Notes of Lessons: Picture Study, Class Ib

Notes of Lessons: Picture Study, Class Ib

[We have thought that it might be of use to our readers (in their own families) to publish from month to month during the current year, Notes of Lessons prepared by students of the House of Education for the pupils of the Practising School. We should like to say, however, that such a Lesson is never given as a tour de force, but is always an illustration or an expansion of some part of the children’s regular studies (in the Parents’ Review School), some passage in one or other of their school books.—Ed.]

Subject: Picture Talk • Group: Art • Class Ib • Age: 8 1/2 • Time: 20 minutes

By Avice M. Cox
The Parents’ Review, 1903, pp. 851-852

“The Lady of Shalott.”


I. To give them another picture of beauty to carry away in their minds.

II. To show them how the idea of a story is worked out in the composition of the picture.

III. Though in reading a poem we all form mental pictures, an artist alone is able to show us its true beauty.


Step I.—Give the picture to the children for them to examine for themselves.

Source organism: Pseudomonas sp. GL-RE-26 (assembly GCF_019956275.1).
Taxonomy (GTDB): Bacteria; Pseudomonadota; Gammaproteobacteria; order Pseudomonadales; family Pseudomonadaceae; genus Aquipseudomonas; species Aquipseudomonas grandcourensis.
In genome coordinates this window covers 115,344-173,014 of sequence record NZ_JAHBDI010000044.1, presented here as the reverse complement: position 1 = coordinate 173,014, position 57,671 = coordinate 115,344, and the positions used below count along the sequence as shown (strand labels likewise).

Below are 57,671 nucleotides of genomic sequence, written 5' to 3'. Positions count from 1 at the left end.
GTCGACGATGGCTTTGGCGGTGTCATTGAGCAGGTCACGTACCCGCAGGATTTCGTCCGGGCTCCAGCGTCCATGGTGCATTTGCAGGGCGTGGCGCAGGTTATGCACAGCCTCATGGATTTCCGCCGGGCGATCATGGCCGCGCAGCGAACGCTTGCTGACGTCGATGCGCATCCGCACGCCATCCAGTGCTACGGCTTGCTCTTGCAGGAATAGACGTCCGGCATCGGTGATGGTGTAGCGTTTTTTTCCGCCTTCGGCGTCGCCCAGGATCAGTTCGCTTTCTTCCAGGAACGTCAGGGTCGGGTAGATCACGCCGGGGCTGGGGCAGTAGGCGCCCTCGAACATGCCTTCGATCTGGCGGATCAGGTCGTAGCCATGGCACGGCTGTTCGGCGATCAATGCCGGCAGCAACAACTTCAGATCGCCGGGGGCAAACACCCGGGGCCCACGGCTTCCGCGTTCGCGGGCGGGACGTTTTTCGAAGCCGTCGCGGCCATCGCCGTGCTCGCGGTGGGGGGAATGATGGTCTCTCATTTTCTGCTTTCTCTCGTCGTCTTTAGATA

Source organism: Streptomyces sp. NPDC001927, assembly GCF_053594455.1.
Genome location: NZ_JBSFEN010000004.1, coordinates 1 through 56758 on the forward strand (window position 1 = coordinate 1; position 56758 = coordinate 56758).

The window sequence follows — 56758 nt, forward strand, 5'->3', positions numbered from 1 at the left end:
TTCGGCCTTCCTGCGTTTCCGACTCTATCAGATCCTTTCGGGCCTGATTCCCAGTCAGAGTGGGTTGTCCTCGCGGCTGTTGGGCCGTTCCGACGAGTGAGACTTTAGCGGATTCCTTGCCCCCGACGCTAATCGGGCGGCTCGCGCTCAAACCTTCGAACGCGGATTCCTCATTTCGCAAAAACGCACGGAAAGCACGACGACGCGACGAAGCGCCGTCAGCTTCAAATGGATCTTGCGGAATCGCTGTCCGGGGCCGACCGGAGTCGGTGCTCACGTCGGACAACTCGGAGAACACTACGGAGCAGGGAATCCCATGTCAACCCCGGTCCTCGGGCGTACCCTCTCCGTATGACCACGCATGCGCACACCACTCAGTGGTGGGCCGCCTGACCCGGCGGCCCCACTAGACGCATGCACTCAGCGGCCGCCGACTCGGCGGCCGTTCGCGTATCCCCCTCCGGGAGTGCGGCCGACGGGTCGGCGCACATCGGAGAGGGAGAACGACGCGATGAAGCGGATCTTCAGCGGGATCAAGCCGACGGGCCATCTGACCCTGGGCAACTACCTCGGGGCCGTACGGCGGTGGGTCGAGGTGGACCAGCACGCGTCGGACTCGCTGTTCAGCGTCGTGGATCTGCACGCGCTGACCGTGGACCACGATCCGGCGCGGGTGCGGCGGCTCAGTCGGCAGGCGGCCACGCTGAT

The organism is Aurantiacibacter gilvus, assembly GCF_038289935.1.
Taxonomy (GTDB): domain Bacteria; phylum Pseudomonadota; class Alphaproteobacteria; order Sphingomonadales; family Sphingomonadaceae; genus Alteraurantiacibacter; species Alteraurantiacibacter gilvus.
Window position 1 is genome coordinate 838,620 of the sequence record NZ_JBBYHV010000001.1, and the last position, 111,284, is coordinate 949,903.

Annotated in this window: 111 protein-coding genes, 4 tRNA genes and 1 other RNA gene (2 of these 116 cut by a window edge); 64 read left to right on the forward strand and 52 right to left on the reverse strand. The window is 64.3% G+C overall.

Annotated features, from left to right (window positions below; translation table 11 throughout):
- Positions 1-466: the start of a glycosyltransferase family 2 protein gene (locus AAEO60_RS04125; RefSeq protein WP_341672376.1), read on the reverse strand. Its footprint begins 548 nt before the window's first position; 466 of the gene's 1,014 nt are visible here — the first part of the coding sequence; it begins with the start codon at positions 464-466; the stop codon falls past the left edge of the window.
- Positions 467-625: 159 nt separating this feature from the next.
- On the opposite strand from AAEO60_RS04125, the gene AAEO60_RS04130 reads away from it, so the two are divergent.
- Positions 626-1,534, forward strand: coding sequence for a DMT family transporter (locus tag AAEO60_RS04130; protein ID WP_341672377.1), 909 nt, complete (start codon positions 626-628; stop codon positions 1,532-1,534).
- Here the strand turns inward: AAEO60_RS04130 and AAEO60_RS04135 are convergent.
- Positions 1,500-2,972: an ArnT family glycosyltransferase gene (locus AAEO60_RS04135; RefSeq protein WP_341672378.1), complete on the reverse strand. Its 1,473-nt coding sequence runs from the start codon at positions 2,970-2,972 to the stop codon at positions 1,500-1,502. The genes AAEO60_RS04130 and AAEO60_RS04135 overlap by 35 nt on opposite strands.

Step II.—Take the picture away, and ask them questions on it, concerning the time of day, the trees, island, tower, and the general details. See if they remember the curves and lines suggested in the drawing.

Step III.—Tell them where the subject of the picture is taken from. Refer to last picture they had. Poems are often illustrated by pictures. We form pictures in our mind while listening to poetry or stories. An artist gives us the benefit of his conception of the subject by a picture. When the children have heard the story I want them to tell me the idea of beauty which the artist has taken from the poem to express in his picture, namely, one expressing mystery, wonder and awe.

Step IV.—Tell the story of the Lady of Shalott, illustrating by a few verses if required. Read the last verses to them, letting them find out what was the curse which fell on the “Fairy Lady of Shalott.” See if they can say which verse especially illustrates the picture. Let them look at the picture to find this out. Let them see how the details they had before observed fit in with the story.

Step V.—Ask the children what beautiful idea the artist has drawn out from the picture.

Step VI.—Draw out from them how the composition of the picture harmonizes with the idea of the artist.

Notice the expression of the face, the silence of night, the absence of action in the picture, so as not to destroy the idea of silent amazement and wonder. The only movement is that of the swift, quiet swallows by contrast. Notice the careless unloosing of the chain and the dreamy attitude of the figure.

Step VII.—Show how the tones of the picture harmonize with the subject. See if they can tell me from memory the relative tones of the picture. If not, let them study the picture, and notice the lights and shadows and half-tones.

Step VIII.—If time, let them fill in the masses of light and shade, in monochrome, from memory.